This was me when I was ten years old.
Some might be bold enough to call me an “ugly duckling” (my sister being one) and I would wholeheartedly agree.
I’ve never thought of myself as the pretty girl, because growing up, I wasn’t — at least not by society’s standards. I had thicker legs, a round tummy, squinty eyes, and crooked teeth that didn’t quite fill my too wide of a smile. I was rarely noticed or praised for my looks.
It was sometime during high school that I recall first being appreciated for my outward beauty, and to be completely honest, nearly a decade later of this being “normal”, I still am not used to it. That’s not to say that I haven’t minded — I don’t think there’s a woman (or person of any gender!) alive who can’t say that they don’t mind being admired by others for their beauty.
And yet, there’s a sense of strangeness to it all. Outward beauty is completely subjective, and yet, there are certain beauty ideals that every culture on earth claims — standards that are constantly evolving with time. So, if we’re given one body and yet told by society every few years that we must change our looks to keep up with the trends in order to be deemed beautiful, it becomes exhausting.
And yet, boy, we sure try.
Perhaps we should stop trying to keep up — some people choose this and I admire them for it. They choose to embrace the parts of themselves that make them unique and to own these aspects that define who they are. They are seemingly free.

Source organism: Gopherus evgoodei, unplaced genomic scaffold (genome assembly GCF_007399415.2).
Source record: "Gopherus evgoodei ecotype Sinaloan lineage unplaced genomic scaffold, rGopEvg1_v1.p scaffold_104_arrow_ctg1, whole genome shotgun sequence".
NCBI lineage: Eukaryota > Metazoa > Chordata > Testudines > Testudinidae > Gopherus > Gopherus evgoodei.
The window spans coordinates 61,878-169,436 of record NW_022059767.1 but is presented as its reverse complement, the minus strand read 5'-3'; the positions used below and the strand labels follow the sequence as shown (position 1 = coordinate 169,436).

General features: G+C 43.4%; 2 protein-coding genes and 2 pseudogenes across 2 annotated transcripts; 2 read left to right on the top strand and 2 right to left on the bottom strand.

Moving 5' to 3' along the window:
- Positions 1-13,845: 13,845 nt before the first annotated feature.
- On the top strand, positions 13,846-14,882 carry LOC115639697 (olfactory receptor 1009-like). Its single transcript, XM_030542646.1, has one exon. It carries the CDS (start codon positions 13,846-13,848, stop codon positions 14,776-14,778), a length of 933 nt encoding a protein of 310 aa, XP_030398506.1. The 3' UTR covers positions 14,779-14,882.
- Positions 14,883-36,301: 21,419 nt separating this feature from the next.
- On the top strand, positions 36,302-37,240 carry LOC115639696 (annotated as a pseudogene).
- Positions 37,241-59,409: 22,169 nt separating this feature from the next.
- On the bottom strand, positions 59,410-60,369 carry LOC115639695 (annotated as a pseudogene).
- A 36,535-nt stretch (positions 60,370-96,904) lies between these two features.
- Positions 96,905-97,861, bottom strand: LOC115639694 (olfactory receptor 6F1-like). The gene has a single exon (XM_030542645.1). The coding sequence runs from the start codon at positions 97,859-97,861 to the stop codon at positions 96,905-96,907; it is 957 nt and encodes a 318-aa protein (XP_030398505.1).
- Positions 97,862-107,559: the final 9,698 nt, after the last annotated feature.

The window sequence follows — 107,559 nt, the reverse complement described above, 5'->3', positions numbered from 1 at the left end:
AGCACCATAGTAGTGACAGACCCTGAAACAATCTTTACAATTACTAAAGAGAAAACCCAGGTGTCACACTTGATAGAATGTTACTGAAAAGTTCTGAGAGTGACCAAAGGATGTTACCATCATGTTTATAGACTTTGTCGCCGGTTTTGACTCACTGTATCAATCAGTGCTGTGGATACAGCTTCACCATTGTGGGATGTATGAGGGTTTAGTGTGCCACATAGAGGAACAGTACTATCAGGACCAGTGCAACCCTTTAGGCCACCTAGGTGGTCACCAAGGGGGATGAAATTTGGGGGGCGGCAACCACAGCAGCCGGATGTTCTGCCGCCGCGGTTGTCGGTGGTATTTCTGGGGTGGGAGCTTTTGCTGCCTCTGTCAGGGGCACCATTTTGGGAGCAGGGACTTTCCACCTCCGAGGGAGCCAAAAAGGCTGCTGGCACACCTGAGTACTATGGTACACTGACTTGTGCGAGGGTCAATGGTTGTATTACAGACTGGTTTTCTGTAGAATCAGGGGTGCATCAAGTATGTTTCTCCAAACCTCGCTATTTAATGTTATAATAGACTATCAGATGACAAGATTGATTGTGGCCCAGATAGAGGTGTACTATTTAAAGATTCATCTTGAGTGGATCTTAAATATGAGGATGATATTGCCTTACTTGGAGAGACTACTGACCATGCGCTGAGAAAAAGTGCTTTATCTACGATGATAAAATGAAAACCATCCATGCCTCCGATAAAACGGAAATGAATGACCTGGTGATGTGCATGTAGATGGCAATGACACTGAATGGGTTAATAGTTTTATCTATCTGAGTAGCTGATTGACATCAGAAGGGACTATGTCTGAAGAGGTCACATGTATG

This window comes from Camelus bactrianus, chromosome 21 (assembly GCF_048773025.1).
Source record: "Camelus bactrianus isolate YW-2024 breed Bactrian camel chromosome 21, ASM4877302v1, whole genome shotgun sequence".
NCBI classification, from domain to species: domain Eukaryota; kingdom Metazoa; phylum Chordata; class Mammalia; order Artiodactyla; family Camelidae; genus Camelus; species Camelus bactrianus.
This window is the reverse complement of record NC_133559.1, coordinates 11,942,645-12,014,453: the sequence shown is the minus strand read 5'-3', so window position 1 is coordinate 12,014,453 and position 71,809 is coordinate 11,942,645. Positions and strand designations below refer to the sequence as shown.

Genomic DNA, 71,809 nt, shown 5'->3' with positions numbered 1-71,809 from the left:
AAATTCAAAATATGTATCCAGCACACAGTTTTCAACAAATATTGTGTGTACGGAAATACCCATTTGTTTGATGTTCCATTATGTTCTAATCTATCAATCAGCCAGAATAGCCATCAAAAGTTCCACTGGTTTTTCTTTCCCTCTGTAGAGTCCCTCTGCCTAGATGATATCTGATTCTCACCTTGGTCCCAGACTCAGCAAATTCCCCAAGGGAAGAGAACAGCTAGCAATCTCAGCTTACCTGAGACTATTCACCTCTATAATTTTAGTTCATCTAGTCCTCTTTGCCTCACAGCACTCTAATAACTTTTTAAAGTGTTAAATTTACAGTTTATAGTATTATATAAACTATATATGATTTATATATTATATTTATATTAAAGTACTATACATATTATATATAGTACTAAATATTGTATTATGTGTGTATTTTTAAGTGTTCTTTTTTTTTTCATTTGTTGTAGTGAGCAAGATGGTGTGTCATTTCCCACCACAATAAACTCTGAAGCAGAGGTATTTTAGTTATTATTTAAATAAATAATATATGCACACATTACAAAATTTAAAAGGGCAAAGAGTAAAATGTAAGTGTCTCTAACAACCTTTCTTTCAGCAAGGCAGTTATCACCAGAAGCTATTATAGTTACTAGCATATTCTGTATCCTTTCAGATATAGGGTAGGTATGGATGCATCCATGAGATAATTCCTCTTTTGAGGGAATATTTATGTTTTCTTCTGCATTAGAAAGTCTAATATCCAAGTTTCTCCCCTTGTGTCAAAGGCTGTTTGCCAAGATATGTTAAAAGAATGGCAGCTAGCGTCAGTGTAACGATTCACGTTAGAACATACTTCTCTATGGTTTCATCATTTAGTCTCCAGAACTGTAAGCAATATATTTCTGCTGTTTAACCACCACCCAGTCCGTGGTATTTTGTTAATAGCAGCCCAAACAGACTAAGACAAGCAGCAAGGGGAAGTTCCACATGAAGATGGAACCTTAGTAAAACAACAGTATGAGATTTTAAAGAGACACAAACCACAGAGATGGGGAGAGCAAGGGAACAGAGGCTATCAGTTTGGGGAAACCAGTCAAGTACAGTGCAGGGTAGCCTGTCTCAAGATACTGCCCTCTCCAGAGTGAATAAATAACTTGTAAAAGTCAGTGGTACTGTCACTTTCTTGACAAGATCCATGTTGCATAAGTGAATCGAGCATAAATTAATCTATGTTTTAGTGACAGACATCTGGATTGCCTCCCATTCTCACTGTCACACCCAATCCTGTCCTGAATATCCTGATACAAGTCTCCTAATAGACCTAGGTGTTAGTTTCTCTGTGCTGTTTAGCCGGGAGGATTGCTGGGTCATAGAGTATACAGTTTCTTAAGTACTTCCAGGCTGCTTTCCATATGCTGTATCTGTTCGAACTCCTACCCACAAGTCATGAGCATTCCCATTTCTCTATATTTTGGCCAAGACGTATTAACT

I’m slowly learning to embrace such a freedom — that I too can be who I was intended to be. It’s a simple concept, and yet, I have struggled to own the way I look my entire life.
I think that’s one arena where becoming involved with the Miss America Organization has helped me. I’ve learned to embrace this side of who I am, and that it is indeed okay to feel outwardly gorgeous, even stunning at times. But also, that it’s alright to not always feel outwardly radiant. I’m realizing that we shouldn’t feel an obligation to prove to the world that we’re their current definition of beauty, but that we should feel confident, proud, and unashamed of the unique way we were designed. And even without all the makeup and glam, we are just as beautiful when we’re living it up in our pajamas with damp hair fresh out of the shower.
Quite honestly, in my mind the most beautiful people are those who carry themselves with humble confidence, who radiate joy and kindness, and are completely true to their authentic selves. That’s what I strive for — to be true to myself and not desperate for the approval of others.
I desire to be free.
And while displaying qualities of freedom, joy, and confidence, I believe that true beauty can be achieved — regardless of any culture, circumstances, or time period.
currently lives in Fargo, North Dakota where she works remotely as a Policy and Communication Manager for the First Lady of North Dakota. Photography and writing are a passion that help her better appreciate the details of the world.